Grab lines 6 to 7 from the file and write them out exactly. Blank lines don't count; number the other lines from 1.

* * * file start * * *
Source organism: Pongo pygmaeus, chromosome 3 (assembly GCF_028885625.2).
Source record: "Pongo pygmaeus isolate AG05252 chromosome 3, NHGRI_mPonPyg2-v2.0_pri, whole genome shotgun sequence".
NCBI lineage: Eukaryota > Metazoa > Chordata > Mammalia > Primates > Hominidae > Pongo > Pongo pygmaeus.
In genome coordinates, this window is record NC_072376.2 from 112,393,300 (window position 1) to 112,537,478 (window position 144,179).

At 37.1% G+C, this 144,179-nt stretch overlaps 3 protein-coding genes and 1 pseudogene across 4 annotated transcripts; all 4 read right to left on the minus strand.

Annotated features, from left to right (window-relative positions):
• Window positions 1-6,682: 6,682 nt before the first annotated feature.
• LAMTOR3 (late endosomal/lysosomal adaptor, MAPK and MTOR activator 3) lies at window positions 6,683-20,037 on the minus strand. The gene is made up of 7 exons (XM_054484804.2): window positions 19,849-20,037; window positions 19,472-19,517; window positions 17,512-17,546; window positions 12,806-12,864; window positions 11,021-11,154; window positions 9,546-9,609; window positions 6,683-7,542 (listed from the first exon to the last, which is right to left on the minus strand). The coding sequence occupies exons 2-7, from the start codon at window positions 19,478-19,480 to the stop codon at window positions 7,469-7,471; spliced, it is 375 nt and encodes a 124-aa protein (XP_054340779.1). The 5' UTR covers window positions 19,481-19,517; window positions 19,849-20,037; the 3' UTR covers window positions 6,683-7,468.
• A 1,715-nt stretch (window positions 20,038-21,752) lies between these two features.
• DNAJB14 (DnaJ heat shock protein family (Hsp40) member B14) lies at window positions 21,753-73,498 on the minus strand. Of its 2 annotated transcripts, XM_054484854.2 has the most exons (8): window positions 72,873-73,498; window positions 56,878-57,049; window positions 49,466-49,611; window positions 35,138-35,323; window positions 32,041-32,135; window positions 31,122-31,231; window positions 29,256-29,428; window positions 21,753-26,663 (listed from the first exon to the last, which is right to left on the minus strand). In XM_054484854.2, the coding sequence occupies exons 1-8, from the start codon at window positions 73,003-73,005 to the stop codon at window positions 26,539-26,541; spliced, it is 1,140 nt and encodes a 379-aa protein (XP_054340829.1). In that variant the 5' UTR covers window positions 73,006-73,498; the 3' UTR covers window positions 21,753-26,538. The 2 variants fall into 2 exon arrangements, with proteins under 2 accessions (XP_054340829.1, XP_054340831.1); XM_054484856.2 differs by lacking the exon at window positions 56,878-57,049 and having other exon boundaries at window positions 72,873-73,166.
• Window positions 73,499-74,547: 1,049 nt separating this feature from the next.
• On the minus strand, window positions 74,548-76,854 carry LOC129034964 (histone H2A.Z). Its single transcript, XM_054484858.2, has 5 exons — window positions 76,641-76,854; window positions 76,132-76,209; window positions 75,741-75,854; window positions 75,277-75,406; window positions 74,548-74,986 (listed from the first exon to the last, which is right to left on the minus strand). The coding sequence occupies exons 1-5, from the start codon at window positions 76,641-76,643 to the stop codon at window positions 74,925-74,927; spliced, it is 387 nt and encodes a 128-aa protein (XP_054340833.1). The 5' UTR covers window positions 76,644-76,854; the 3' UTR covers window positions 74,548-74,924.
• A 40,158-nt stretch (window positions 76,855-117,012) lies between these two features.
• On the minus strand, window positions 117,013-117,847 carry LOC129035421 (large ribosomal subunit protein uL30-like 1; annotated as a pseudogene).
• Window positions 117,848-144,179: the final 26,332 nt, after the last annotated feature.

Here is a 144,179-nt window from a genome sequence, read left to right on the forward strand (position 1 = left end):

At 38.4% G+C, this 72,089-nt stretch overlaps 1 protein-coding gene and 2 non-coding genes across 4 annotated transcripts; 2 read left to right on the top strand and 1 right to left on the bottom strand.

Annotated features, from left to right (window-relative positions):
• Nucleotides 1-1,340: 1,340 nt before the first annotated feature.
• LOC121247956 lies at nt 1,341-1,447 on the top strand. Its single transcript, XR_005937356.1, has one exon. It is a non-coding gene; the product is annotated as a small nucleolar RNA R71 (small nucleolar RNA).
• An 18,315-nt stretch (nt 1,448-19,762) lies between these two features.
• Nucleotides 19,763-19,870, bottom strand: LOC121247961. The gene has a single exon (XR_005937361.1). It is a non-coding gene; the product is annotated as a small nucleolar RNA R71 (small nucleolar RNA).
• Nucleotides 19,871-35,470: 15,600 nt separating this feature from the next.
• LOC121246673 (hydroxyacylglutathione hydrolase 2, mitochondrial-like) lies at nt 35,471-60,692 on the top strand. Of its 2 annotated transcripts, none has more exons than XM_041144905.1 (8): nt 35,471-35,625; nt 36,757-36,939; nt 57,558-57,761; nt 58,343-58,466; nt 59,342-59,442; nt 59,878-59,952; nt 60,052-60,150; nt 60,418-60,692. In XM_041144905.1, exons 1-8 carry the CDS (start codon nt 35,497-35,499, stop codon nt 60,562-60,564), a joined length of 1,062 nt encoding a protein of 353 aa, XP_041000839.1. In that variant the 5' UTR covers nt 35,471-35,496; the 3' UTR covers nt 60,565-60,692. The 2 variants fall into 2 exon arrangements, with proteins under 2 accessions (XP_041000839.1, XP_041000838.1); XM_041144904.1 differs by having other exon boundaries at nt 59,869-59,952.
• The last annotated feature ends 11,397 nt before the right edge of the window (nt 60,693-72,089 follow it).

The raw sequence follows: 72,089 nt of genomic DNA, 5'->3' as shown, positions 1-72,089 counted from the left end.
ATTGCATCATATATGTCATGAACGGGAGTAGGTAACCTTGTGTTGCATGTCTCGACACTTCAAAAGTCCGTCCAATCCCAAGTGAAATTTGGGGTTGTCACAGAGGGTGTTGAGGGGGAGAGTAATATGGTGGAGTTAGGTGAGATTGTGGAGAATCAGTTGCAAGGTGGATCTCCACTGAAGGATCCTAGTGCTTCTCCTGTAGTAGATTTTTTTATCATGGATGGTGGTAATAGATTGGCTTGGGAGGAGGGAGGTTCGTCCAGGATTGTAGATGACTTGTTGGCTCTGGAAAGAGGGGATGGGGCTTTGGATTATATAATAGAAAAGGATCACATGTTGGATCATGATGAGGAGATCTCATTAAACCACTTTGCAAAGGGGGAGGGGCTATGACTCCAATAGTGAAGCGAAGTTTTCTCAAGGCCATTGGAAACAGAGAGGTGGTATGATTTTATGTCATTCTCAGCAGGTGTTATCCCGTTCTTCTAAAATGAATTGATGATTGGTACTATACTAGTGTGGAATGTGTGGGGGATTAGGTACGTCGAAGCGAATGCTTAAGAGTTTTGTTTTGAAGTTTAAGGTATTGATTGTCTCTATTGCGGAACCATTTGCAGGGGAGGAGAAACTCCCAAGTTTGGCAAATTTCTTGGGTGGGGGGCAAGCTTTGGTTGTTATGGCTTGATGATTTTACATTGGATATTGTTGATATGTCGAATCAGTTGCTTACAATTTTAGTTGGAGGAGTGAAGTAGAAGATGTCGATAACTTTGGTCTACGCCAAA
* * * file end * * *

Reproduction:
Annotated features, from left to right (window-relative positions):
• Window positions 1-6,682: 6,682 nt before the first annotated feature.